Making React Fast: Tips on Optimizing ReactJS

React does a fantastic job abstracting away the rendering of webpages. When state changes, our UI’s reflect it. But, have you ever gotten done writing your application just to notice things seem off? Clicking a button displaying a popover stutters for a second, or animations don’t run smoothly. With React being just a view layer there is a single bottleneck causing “jank” (stuttering in the interaction)… Rendering. If our applications never had to render they’d all be blazing fast running at millions of frames per second (I had top scientists run the numbers)! Fortunately we don’t live in that world. Our applications are useful—they render and then re-render.

The majority of devices have screens refreshing 60 times a second. Our applications have a short time-frame to update, render, and interact with users. According to Google all work needs to be completed within 10ms. Yes you read that right, 10ms. A daunting task. React gives us a lot of tools to take on this challenge. Let’s take a look at a few of these.

The DOM Tree

Before moving onto improving React we need to take a step back. We need to get a few foundational ideas out of the way. The universal data structure of the internet is the Tree. HTML is built off of it. If we consider the following HTML:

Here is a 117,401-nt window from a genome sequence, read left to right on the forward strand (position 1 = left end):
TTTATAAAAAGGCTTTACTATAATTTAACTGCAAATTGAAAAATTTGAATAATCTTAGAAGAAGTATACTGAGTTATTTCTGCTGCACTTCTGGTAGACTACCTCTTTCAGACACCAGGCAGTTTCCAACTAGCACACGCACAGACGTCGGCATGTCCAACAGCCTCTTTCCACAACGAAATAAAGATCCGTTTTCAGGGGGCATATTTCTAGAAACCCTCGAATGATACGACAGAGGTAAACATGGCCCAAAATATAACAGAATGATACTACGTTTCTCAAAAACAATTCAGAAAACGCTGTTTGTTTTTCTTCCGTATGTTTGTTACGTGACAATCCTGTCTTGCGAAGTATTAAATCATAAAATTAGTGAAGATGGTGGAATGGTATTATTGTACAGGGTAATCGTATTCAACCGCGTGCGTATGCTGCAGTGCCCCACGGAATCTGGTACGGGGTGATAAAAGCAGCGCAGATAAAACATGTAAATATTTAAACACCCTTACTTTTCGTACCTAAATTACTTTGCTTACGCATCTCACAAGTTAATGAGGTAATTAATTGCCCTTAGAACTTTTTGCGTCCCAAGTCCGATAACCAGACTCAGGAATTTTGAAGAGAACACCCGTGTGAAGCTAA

Then the data structure representation would look like:

DOM tree structure

React takes the same DOM (Document Object Model.. ie. HTML) tree structure, and mirrors it in memory—called the Virtual DOM. Kind of like how a cache is to I/O, the Virtual DOM is to the DOM Tree. It’s faster to perform CRUD operations (Create, Read, Update, Delete) in the Virtual DOM. The browser performs massive amounts of work when the DOM Tree is changed: painting, layout, calculations, etc. The Virtual DOM is only a representation of the DOM in memory, so things like painting and layout don’t need to be calculated. It’s easier to perform many changes to the Virtual DOM then commit the final result, than it is to perform each change to the browser’s DOM tree.

When thinking to optimizing React, think of the Virtual and browser’s DOM Tree. The less work each of these structures have to perform, the faster our applications behave!

What causes React to render?

There are two main reasons for components to render in React: when a component’s state changes, or when its props change. Out of the box React chooses the naive approach in deciding what needs re-rendered. Re-render the element, and any of its children nodes, every time the props/state changes. For example in the figure below, say we change the state of node 2. All elements contained within the dashed line would also be re-rendered.

Shows two DOM tree structures with one being re-rendered